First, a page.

Child Development Centers to welcome new AF-wide curriculum

  • Published
  • By Airman 1st Class Christina Bennett
  • 28th Bomb Wing Public Affairs
“How is the child development center at my new base?”

This is one of the many questions military parents have when they receive orders to make a permanent change of station (PCS) move. Parents want a safe and nurturing learning environment that provides a quality education for their children.

The new Early Learning Matters (ELM) curriculum was created to promote the development of the whole child with learning activities that help children develop specific skills.

“The ELM curriculum is a joint project with the Department of Defense and Purdue University,” said Kristin Houghton, a 28th Force Support Squadron training and curriculum specialist. “The new curriculum was developed specifically for the DOD.”

All Air Force Child Development Centers are implementing the curriculum. This shift has the ability to make PCSing with young children less daunting.

According to Houghton, the CDC is currently using Creative Curriculum resources. The program is an observation based curriculum, where formal observations of the children take place to determine if there is a need or an interest to learn certain materials.

“Research has shown that there are certain topics – particularly literacy and mathematics – where children will learn the skills only when first introduced to them by an adult,” explained Houghton. “So waiting for [children] to naturally show an observation or an interest means we’re missing some crucial school readiness skills that the new curriculum will address.”

The new curriculum will continue to encourage social and emotional learning but will also address self-regulation. Self-regulation plays a factor in helping children to efficiently manage their emotions and behaviors.

Houghton mentioned long-term delayed gratification experiments like the marshmallow test wherein an adult – prior to exiting the room – told the child that they would receive an additional marshmallow only if they agreed to wait until the adult returned. In general, there are correlations between children who had enough self-regulation to wait for a second marshmallow, and better grades, relationships and jobs.

“Self-regulation is one of the key indicators that prepares children for life and school success,” said Houghton. “And it’s teachable.”

Houghton explained that the curriculum includes a plethora of guidance for the teachers. There are varying levels of experience amongst the CDC’s staff and sometimes they don’t have the time or experience to write a curriculum that addresses the individual needs of the children. Having this curriculum will take the guesswork out of it.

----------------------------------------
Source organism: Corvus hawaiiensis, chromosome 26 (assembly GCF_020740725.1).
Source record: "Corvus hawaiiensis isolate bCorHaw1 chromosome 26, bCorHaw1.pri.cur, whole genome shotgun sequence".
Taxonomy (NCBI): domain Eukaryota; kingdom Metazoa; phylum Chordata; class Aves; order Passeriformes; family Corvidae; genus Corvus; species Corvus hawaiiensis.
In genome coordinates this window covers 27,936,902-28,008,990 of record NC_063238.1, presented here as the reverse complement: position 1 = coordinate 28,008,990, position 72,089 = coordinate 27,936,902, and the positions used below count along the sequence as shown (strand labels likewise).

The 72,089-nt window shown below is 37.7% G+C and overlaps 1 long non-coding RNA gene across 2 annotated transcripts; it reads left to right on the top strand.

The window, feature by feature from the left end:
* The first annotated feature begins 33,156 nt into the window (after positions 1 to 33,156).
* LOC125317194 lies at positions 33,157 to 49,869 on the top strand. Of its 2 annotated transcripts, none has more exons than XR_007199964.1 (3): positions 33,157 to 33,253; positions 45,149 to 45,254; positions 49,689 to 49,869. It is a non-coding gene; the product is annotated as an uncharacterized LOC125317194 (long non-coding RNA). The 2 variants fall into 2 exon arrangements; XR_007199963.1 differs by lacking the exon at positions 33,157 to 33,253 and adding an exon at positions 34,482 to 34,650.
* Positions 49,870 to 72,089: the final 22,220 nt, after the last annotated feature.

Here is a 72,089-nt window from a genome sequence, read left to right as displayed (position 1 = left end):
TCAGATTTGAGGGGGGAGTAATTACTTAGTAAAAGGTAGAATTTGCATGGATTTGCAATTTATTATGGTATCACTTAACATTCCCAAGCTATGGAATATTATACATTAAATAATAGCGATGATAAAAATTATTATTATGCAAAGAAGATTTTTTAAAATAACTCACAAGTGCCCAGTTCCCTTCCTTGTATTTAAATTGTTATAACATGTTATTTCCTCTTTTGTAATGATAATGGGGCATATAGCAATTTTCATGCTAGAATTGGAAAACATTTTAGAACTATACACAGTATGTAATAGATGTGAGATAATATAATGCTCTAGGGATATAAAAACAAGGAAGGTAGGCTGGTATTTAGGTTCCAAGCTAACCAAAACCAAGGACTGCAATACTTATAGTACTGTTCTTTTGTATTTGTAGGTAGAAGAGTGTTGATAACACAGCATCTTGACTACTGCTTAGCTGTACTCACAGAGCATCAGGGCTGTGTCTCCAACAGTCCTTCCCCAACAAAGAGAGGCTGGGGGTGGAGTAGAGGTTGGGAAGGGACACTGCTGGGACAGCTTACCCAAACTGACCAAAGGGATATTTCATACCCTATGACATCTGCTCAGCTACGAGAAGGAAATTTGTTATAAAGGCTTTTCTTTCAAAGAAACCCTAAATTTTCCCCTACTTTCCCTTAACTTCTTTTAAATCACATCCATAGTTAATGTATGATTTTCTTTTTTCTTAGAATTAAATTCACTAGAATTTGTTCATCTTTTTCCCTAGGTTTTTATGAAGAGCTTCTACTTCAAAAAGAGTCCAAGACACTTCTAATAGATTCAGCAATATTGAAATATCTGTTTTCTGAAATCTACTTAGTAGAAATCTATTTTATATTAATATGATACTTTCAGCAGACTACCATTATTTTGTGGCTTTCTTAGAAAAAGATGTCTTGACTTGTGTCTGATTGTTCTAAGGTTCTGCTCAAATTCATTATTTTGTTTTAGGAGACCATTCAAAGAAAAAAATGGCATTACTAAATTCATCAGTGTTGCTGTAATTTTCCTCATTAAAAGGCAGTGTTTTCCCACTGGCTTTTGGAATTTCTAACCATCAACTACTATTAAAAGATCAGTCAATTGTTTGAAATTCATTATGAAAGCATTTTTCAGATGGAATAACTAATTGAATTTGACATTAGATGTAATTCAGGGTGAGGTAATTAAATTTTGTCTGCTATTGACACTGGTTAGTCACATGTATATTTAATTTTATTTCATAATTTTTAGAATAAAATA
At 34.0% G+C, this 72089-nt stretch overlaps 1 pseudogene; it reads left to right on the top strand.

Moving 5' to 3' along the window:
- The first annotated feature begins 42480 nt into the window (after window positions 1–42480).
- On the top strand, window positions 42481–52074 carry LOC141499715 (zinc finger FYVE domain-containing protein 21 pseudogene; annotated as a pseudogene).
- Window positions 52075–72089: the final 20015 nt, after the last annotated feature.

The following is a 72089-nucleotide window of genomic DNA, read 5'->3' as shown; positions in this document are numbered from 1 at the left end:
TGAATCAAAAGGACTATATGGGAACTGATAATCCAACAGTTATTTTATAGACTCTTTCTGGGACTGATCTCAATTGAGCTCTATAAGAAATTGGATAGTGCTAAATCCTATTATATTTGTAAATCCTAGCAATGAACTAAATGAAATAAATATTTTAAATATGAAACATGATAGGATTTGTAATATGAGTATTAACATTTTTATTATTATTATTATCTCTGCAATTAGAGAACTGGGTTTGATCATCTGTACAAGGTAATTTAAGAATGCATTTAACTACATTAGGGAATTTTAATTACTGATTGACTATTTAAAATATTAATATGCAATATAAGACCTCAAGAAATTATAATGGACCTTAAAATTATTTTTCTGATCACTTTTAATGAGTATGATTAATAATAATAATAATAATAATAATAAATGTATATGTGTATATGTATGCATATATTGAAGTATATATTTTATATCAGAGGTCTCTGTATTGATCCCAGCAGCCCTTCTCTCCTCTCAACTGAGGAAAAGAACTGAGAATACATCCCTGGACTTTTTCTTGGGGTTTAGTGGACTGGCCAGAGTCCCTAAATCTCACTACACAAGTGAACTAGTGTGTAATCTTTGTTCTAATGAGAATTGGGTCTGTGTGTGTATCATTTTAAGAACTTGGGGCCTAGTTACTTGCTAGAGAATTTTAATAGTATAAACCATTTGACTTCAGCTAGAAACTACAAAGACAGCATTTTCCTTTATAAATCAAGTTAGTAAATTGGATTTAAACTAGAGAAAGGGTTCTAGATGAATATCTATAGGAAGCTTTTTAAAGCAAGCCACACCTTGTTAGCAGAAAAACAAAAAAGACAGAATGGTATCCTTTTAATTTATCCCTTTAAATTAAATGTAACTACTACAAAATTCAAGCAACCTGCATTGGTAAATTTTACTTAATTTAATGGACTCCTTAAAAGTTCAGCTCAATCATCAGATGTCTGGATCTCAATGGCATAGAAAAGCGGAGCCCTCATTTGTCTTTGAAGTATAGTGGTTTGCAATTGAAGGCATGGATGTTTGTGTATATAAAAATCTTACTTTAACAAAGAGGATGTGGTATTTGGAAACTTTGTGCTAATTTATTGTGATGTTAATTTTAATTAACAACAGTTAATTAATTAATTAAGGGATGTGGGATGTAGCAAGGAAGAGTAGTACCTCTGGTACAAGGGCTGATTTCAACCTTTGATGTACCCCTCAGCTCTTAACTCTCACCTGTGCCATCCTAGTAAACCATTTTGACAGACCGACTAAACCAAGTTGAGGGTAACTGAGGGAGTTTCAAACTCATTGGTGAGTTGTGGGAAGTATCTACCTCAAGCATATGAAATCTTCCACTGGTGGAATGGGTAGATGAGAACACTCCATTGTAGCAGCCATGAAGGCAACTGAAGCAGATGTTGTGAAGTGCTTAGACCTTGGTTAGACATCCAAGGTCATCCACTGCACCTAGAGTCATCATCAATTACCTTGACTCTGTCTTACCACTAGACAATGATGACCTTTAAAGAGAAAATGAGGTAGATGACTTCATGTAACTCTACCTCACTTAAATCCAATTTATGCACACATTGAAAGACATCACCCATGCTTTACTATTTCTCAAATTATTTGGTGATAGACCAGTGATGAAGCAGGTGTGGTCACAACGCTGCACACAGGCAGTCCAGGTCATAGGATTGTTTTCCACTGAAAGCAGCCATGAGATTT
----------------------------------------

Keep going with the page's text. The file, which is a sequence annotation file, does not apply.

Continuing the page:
“Rather than struggling to come up with a curriculum, [teachers] are now working with a very high-end, structured curriculum, while also becoming experts on the children in their care,” said Houghton. “Each child develops at a different pace. Now [teachers] will know how to individualize each activity as necessary to meet the needs of the child.”

The ELM curriculum will be broken down into two separate groups. There is an infant/toddler curriculum and a preschool curriculum.

“The infant/toddler curriculum will be further broken down into three age groups – 0 to 12 months, 12 to 24 months and 24 to 36 months,” explained Houghton. “There will be 26 blocks and each block is about two weeks. The preschool curriculum is 50 weeks, with each plan being one week.”

The infant/toddler curriculum prepares the children for the preschool curriculum. The preschool curriculum prepares the children for kindergarten.

Each block prepares the students for the following block. If a child is observed as needing more practice with a topic, the curriculum provides guidance on how to best support the child’s needs.

The curriculum focuses on physical and cognitive development; communication and language skills; self and cultural understanding; as well as social and emotional development; and self-regulation.

“The curriculum teaches things in the natural sequence that children learn in,” said Houghton. “For example, it will teach them preposition words before they start using more complicated language because they need to understand the foundation. This curriculum has all of that built in, it has child friendly language and definitions.”

One of the major benefits of the ELM curriculum is its focus on the military family. Families are constantly PCSing and this curriculum makes continuity a priority.

“The great thing is that the entire Air Force will begin at the same time,” said Houghton. “So, when you PCS, your children will not only be picking up where they left off, but they’re hearing the same language, the same verbiage and the same lessons [at each base].”

Houghton said that the DOD and Purdue have been working on this curriculum for approximately five years. It has been pilot tested at several DOD programs to include two Air Force bases and two joint bases.

“We’re going to be able to use the program in a way that parents know what we’re teaching every day,” said Houghton. “I’m really excited to see how much it elevates the childhood development program.”

Military parents will soon have a little peace of mind knowing what to expect at their base’s CDC. It will be one less thing to worry about.

For more information on the Early Learning Matters curriculum, visit